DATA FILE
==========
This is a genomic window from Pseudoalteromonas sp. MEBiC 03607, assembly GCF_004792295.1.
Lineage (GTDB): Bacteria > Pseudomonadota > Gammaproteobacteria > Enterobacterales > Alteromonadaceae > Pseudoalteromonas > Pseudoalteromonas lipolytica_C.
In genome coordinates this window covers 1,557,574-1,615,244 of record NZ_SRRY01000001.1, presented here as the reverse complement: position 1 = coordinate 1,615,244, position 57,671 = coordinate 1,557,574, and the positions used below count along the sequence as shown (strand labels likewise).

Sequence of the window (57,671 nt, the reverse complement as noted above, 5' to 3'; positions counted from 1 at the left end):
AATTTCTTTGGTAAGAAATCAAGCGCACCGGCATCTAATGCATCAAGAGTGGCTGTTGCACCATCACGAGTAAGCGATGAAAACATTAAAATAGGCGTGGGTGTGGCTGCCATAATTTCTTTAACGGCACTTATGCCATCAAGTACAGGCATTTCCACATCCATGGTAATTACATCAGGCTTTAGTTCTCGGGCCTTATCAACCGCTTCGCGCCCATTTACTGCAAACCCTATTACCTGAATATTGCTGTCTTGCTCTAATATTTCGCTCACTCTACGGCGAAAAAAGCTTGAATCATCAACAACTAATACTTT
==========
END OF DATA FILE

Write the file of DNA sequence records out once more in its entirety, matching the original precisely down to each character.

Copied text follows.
This is a genomic window from Pseudoalteromonas sp. MEBiC 03607, assembly GCF_004792295.1.
Lineage (GTDB): Bacteria > Pseudomonadota > Gammaproteobacteria > Enterobacterales > Alteromonadaceae > Pseudoalteromonas > Pseudoalteromonas lipolytica_C.
In genome coordinates this window covers 1,557,574-1,615,244 of record NZ_SRRY01000001.1, presented here as the reverse complement: position 1 = coordinate 1,615,244, position 57,671 = coordinate 1,557,574, and the positions used below count along the sequence as shown (strand labels likewise).

Sequence of the window (57,671 nt, the reverse complement as noted above, 5' to 3'; positions counted from 1 at the left end):
AATTTCTTTGGTAAGAAATCAAGCGCACCGGCATCTAATGCATCAAGAGTGGCTGTTGCACCATCACGAGTAAGCGATGAAAACATTAAAATAGGCGTGGGTGTGGCTGCCATAATTTCTTTAACGGCACTTATGCCATCAAGTACAGGCATTTCCACATCCATGGTAATTACATCAGGCTTTAGTTCTCGGGCCTTATCAACCGCTTCGCGCCCATTTACTGCAAACCCTATTACCTGAATATTGCTGTCTTGCTCTAATATTTCGCTCACTCTACGGCGAAAAAAGCTTGAATCATCAACAACTAATACTTT